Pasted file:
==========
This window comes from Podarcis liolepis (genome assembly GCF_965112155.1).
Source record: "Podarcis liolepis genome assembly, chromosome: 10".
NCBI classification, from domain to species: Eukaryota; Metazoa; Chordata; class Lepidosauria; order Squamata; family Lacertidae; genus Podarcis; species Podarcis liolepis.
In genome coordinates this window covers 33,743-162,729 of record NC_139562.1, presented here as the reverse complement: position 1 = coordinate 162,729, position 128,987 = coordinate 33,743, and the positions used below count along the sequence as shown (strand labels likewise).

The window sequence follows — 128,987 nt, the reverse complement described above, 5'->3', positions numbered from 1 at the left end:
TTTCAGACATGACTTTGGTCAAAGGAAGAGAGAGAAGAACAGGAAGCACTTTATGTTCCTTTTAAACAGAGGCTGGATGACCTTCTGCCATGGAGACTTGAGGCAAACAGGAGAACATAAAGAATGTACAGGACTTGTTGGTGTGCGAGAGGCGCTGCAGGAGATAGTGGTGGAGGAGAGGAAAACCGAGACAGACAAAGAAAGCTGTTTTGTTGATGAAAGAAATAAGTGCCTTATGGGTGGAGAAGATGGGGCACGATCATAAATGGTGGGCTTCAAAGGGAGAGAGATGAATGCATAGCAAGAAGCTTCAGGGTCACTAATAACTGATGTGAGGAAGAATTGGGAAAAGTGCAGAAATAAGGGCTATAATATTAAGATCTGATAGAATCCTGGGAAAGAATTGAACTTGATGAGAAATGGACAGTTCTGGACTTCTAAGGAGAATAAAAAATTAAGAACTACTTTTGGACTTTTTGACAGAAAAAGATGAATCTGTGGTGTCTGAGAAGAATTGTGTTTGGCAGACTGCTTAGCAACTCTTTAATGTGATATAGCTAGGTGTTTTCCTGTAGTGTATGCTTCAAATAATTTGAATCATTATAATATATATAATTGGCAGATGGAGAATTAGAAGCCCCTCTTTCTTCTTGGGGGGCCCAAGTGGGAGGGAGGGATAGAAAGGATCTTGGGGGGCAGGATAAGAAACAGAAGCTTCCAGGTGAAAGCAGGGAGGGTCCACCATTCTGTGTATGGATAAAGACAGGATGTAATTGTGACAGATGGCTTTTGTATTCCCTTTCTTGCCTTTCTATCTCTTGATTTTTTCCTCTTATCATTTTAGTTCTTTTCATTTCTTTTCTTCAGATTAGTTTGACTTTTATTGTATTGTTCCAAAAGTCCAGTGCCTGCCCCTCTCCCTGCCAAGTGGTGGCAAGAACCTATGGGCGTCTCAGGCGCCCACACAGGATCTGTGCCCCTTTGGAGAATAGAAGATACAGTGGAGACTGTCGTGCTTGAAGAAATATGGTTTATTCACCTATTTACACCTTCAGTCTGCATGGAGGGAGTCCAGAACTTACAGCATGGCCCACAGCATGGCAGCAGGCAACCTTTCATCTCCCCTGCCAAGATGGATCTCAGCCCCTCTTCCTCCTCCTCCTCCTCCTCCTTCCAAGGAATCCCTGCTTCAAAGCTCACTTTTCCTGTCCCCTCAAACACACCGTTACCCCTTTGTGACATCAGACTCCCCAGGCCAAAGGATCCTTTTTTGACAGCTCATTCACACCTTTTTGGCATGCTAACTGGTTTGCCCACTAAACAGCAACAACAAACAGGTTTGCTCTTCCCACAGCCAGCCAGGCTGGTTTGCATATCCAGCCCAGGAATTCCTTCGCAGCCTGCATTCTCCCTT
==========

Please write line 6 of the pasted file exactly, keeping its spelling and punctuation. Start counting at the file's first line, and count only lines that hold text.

TTTCAGACATGACTTTGGTCAAAGGAAGAGAGAGAAGAACAGGAAGCACTTTATGTTCCTTTTAAACAGAGGCTGGATGACCTTCTGCCATGGAGACTTGAGGCAAACAGGAGAACATAAAGAATGTACAGGACTTGTTGGTGTGCGAGAGGCGCTGCAGGAGATAGTGGTGGAGGAGAGGAAAACCGAGACAGACAAAGAAAGCTGTTTTGTTGATGAAAGAAATAAGTGCCTTATGGGTGGAGAAGATGGGGCACGATCATAAATGGTGGGCTTCAAAGGGAGAGAGATGAATGCATAGCAAGAAGCTTCAGGGTCACTAATAACTGATGTGAGGAAGAATTGGGAAAAGTGCAGAAATAAGGGCTATAATATTAAGATCTGATAGAATCCTGGGAAAGAATTGAACTTGATGAGAAATGGACAGTTCTGGACTTCTAAGGAGAATAAAAAATTAAGAACTACTTTTGGACTTTTTGACAGAAAAAGATGAATCTGTGGTGTCTGAGAAGAATTGTGTTTGGCAGACTGCTTAGCAACTCTTTAATGTGATATAGCTAGGTGTTTTCCTGTAGTGTATGCTTCAAATAATTTGAATCATTATAATATATATAATTGGCAGATGGAGAATTAGAAGCCCCTCTTTCTTCTTGGGGGGCCCAAGTGGGAGGGAGGGATAGAAAGGATCTTGGGGGGCAGGATAAGAAACAGAAGCTTCCAGGTGAAAGCAGGGAGGGTCCACCATTCTGTGTATGGATAAAGACAGGATGTAATTGTGACAGATGGCTTTTGTATTCCCTTTCTTGCCTTTCTATCTCTTGATTTTTTCCTCTTATCATTTTAGTTCTTTTCATTTCTTTTCTTCAGATTAGTTTGACTTTTATTGTATTGTTCCAAAAGTCCAGTGCCTGCCCCTCTCCCTGCCAAGTGGTGGCAAGAACCTATGGGCGTCTCAGGCGCCCACACAGGATCTGTGCCCCTTTGGAGAATAGAAGATACAGTGGAGACTGTCGTGCTTGAAGAAATATGGTTTATTCACCTATTTACACCTTCAGTCTGCATGGAGGGAGTCCAGAACTTACAGCATGGCCCACAGCATGGCAGCAGGCAACCTTTCATCTCCCCTGCCAAGATGGATCTCAGCCCCTCTTCCTCCTCCTCCTCCTCCTCCTTCCAAGGAATCCCTGCTTCAAAGCTCACTTTTCCTGTCCCCTCAAACACACCGTTACCCCTTTGTGACATCAGACTCCCCAGGCCAAAGGATCCTTTTTTGACAGCTCATTCACACCTTTTTGGCATGCTAACTGGTTTGCCCACTAAACAGCAACAACAAACAGGTTTGCTCTTCCCACAGCCAGCCAGGCTGGTTTGCATATCCAGCCCAGGAATTCCTTCGCAGCCTGCATTCTCCCTT